Although some manufacturers set water heater thermostats at 140° F, most households usually only need them set at 120° F. Setting the thermostat at a lower temperature threshold can save substantial amounts of energy.
Calculation in Completed Actions is actual savings which is updated monthly.
Some water heaters lose much of the heat they consume. This is especially true of older and lower cost models.
Using the clothes dryer with only full (or near full) loads of laundry saves substantial amounts of heat energy.
Enormous amounts of (often heated) water simply run down the drain, unused in processes that wash dishes by hand.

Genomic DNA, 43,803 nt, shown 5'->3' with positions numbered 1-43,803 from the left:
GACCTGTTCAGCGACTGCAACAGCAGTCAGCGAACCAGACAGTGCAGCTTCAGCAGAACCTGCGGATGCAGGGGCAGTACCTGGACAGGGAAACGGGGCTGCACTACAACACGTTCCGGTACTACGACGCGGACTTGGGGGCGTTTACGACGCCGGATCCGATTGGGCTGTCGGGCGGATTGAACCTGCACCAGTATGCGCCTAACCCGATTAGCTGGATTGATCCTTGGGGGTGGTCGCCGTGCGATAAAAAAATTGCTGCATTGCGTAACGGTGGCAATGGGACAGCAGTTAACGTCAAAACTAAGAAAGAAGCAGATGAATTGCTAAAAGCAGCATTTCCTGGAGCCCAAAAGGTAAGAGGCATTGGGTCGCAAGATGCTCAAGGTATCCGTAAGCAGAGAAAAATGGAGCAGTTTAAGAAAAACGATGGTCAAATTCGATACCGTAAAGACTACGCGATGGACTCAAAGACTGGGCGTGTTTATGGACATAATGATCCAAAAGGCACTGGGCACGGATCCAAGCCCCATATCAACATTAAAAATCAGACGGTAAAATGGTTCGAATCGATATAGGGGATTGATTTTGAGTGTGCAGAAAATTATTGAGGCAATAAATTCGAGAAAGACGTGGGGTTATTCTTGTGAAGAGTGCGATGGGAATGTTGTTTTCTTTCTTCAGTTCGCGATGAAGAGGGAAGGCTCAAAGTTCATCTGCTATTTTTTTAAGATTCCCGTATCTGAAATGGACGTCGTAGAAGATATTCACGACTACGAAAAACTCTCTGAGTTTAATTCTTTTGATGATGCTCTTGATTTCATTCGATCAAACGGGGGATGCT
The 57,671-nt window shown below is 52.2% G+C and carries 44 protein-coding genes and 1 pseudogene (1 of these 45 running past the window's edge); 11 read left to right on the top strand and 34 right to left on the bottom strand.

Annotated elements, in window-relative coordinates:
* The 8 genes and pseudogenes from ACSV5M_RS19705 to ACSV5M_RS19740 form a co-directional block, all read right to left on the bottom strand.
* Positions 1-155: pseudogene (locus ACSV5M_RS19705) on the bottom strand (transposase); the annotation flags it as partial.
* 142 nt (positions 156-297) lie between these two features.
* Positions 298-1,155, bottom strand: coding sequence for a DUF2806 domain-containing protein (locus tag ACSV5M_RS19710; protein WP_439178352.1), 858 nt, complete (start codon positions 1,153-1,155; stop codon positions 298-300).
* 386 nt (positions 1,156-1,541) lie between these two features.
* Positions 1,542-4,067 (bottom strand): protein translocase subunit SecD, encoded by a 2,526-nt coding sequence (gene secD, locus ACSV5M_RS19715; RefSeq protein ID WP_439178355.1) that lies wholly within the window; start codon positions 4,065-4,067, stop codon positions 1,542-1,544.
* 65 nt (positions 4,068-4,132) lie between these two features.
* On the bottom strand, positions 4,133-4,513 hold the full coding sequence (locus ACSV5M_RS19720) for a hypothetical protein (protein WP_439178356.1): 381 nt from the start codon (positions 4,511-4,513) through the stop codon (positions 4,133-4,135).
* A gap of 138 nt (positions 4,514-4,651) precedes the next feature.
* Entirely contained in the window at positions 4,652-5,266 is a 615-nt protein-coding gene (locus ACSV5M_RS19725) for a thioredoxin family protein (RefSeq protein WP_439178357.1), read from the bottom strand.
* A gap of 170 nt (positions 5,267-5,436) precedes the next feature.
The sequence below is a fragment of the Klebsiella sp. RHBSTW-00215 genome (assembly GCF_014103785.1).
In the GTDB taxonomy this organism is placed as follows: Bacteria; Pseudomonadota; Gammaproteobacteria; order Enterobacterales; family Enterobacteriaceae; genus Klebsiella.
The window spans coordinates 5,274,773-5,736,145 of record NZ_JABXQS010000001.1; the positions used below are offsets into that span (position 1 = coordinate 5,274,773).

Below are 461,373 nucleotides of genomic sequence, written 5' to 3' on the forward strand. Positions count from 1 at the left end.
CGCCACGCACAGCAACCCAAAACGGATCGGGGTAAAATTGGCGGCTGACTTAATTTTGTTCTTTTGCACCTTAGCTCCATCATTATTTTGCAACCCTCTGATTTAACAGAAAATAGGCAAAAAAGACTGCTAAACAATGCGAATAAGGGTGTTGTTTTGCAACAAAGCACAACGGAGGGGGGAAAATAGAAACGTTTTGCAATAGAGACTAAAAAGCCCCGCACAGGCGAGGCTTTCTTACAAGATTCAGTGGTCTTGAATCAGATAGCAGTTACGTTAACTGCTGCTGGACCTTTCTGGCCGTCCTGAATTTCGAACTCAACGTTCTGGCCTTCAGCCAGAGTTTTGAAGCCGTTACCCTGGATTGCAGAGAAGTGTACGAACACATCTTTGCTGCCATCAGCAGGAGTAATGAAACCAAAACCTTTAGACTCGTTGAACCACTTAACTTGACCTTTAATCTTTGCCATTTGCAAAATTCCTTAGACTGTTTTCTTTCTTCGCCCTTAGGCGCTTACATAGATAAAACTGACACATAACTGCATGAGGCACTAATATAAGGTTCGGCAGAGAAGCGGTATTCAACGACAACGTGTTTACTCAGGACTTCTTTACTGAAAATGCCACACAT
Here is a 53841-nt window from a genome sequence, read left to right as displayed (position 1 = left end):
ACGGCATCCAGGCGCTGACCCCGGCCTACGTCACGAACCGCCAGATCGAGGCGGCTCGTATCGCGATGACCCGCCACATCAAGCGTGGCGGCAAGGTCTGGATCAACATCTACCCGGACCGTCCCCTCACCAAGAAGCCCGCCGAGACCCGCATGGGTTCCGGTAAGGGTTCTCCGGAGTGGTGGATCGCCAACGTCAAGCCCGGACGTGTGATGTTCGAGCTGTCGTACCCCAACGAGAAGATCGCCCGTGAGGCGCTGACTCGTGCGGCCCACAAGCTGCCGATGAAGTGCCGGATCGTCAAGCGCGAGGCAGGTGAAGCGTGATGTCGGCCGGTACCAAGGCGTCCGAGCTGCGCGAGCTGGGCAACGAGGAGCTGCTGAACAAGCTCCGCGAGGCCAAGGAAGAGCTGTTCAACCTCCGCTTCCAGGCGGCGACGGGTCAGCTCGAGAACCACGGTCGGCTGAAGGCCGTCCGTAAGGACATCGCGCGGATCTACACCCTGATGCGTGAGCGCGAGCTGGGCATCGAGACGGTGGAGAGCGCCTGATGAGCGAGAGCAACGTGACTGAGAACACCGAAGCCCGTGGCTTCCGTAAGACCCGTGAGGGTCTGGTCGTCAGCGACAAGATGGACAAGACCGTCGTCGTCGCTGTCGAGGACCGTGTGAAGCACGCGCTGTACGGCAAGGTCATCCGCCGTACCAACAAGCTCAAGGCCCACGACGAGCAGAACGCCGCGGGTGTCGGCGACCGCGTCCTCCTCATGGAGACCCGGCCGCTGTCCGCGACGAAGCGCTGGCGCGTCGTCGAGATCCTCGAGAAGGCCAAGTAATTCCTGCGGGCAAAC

Tank-based hot water heaters lose significant amounts of heat when they are on. In periods when hot water is not used, this waste can be easily prevented by simply shutting the water heater off.
Traditional faucets use three times the amount of water that newer, aerating faucets use.
Traditional showerheads can use three times the amount of water that newer showerheads use.
Insulating your hot water pipes will reduce water heat loss on the way to your faucets by up to 5 degrees F, will reduce the wasted heating at your water heater, and make hot water more readily available when you turn on your faucets.
Insulating your hot water tank will reduce heat loss significantly.
In many circumstances, a humidity setting of 20% is sufficient; consult your home equipment advisors and physician to determine the minimum needed humidity level.